What Will You Be Doing at 10:17 a.m. on Oct. 17?

UC Riverside to participate in annual statewide earthquake drill

Image is a cartoon of the drop, cover, hold on procedure.

The “Drop, Cover, Hold On” drill is the best course of action during an earthquake.

By Philip Vieira

RIVERSIDE, Calif. — Here’s what you could add to your calendar for 10:17 a.m. on Oct. 17: Drop, cover and hold on for sixty seconds.

By doing the voluntary exercise, you will join millions of Californians as they take part in the Great California ShakeOut, a statewide earthquake drill.  Drop, cover and hold on is the best course of action during an earthquake.

As in years past, the University of California, Riverside community will participate in the drill designed to prepare all Californians for the eventual Big One.

All students, faculty and staff are urged to take the exercise seriously and participate in the drill as a first response to a simulated magnitude 7.8 earthquake along the southern San Andreas Fault.

“Such a powerful earthquake could devastate much of Southern California,” said David Oglesby, a professor of geophysics in the Department of Earth Sciences, who is helping organize the event. “Because we live in earthquake country, everyone at UC Riverside and in the surrounding community needs to know what to do when the ground starts shaking. We need to know that trying to run outside or going to an interior doorway are both dangerous actions. Instead, we should drop, cover, and hold on until the shaking stops, and then carefully go outside to a location at a safe distance, away from debris that may fall from buildings.”

SoCal_East_Probability_map

Earthquake probability map.

According to Oglesby, regular earthquake drills like the Great California ShakeOut are crucial because Californians need to be able to take the correct action immediately, without having to think about it, at the time of an earthquake.  California is the highest risk state in the country for earthquake activity.

“The yearly ShakeOut drill is the perfect time to practice,” he said. “I urge faculty to lead their students in this drill. As instructors, we are responsible for the safety of our classes. The only way to mitigate fatalities during the next big earthquake is to be prepared, so it is important for everyone to participate in this drill.”

For students who will not have large desks to get under to participate in the drill (for example, students in the University Lecture Hall or in the Highlander Union Building) the following is advised: If you cannot find cover, you should still drop and protect your neck with your hands to avoid sustaining lethal cuts.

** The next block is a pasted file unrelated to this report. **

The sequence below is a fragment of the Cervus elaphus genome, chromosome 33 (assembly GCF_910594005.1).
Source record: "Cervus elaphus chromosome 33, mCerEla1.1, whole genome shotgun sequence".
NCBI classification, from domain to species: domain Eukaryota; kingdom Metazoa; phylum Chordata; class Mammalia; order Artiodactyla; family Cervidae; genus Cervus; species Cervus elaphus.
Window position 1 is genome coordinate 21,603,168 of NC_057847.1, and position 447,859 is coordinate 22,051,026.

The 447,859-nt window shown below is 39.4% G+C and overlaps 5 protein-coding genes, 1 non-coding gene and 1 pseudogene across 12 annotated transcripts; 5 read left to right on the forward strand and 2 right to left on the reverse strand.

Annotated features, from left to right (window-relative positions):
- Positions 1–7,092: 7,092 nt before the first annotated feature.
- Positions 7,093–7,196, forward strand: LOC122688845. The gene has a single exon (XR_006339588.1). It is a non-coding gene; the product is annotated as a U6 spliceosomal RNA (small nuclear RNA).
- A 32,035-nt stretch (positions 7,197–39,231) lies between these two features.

SoCal earthquake epicenters map.

Historical epicenters map.

Campus Activities

The following is the schedule of ShakeOut campus activities for Oct. 17:

10:17 a.m.: A campus-wide drop, cover, and hold on drill. A campus warning siren (it may not be audible inside buildings) will mark the start of the drill, and KUCR Radio will start playing a two-minute drop, cover and hold on instructional walk-through clip. This will be followed by an evacuation of some buildings at 10:20 a.m. Evacuees will assemble on the East Lawn for approximately 10 minutes.

11 a.m.–2 p.m.: An earthquake information fair at the bell tower. Experts will answer questions raised by the ShakeOut drill. Also featured at the fair will be earthquake preparedness tips, displays on historical earthquakes and their effects, demonstrations and educational activities on the science of earthquakes. There will be a demonstration of how earthquake faults operate; a simple seismograph that displays people’s jumps and stomps; a laptop-based seismograph network; and displays about recent earthquakes around the world.

Common Misconceptions

“There are some prevailing misconceptions regarding earthquake response,” Oglesby said. “Many people’s most immediate reaction is to run outside away from buildings. The problem with this is that you are likely to either be hurt on your way out of the building, or hit by falling debris immediately outside. If the earthquake is big enough, you will quickly lose balance and end up completely exposed to the ensuing havoc.”

Other common misconceptions include hiding in a doorway or seeking cover next to a desk. Both of these locations will leave you vulnerable to the greatest sources of injury: falling fixtures, furniture, and broken glass.

“That’s why experts recommend finding cover underneath a desk,” Oglesby said. “Holding onto the desk will assure it doesn’t move away from you during the shaking.”

Build a Kit

“An earthquake preparedness kit is also important,” Oglesby said. “Hurricane Katrina taught us that being able to survive for several days following a disaster is important, so pack anything necessary for survival. This should include items like clean water, food, medications, and clothing.”

UCR is a core member of the Southern California Earthquake Center, which is one of the co-sponsors of ShakeOut.

For general information on the ShakeOut drill throughout Southern California, visit www.shakeout.org.

Media Contact


Tel: (951) 827-6050
E-mail: iqbal@ucr.edu
Twitter: UCR_Sciencenews

Additional Contacts

David Oglesby
Tel: (951) 827-2036
E-mail: david.oglesby@ucr.du

Lisa Martin, Environmental Health & Safety
Tel: (951) 827-4255
E-mail: lisa.martin@ucr.edu

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